The battery-electric five-door hatchback sits on the footprint of a compact car, but has the interior room of a mid-size vehicle under federal rules because it is especially well-packaged. Like the Toyota Prius, which is a hybrid that requires gasoline to run, the all-electric Leaf’s shape is distinctive and unique, which translates to polarizing for many shoppers and buyers. A sloping front replaces the grille a rectangular hatch over the electric charging ports, and its bug-eyed headlights sweep back almost to the windshield pillars. At the back, vertical ribbons of LED taillights flank the tailgate.Inside, the Leaf is more conventional aside from a chintzy gear knob that requires a little acclimation. The base S trim level isn’t exactly opulent, but higher end models feature a big infotainment screen and surprisingly nice leather trim.
On the road, a Leaf operates and drives like a normal compact car—albeit a quiet one—though many of its controls have a slightly remote feel, since virtually all of them control a device that’s electrically actuated. Although its 0-60 mph sprint of a hair less than 10 seconds isn’t impressive, the Leaf’s immediate torque is appreciable around town, where it’ll beat even sports cars off the line. It’s also very quiet at lower speeds since its electric motor transmits no rumble into the cabin.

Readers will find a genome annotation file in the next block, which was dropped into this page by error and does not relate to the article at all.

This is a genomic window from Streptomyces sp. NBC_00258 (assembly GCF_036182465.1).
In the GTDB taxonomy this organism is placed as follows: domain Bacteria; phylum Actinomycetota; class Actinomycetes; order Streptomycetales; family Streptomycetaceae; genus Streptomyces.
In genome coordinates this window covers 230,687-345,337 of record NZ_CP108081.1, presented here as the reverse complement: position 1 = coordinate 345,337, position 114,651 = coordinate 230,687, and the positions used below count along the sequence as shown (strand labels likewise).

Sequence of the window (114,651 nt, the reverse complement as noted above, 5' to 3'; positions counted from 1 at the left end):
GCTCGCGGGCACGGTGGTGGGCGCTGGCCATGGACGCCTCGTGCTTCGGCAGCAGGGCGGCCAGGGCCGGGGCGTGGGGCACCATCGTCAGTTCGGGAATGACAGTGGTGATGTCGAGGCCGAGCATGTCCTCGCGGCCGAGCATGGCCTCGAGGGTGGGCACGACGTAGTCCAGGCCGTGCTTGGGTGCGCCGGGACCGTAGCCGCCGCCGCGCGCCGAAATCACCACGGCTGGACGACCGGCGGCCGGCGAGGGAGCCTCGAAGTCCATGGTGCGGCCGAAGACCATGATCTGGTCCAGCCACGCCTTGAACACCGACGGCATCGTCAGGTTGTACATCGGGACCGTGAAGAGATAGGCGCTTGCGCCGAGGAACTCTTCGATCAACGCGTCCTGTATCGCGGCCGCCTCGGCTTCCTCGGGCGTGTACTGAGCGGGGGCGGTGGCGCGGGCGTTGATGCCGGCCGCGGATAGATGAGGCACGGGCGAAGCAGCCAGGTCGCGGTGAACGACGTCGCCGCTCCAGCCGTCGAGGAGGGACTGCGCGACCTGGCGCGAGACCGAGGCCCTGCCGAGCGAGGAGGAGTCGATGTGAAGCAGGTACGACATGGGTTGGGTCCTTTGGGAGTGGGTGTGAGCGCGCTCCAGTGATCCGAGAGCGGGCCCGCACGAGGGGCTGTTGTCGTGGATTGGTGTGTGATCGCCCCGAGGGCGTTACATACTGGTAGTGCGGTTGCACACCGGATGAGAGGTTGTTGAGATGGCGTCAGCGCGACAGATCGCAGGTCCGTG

The Leaf keeps up with traffic, is easy to drive, carries four people comfortably—and five when needed—and comes with the usual features and accessories found on any compact car.You might be surprised with the Leaf’s interior room. Thanks to its flat battery and the fact that it doesn’t need a gas tank, it offers more space inside than its compact dimensions might suggest. Front seat passengers are treated to upright thrones that don’t adjust for height on the base S trim level but are heated on all models. The back seat offers good room for two adults or three in a pinch, and even the Leaf’s cargo area is deeper than you might expect.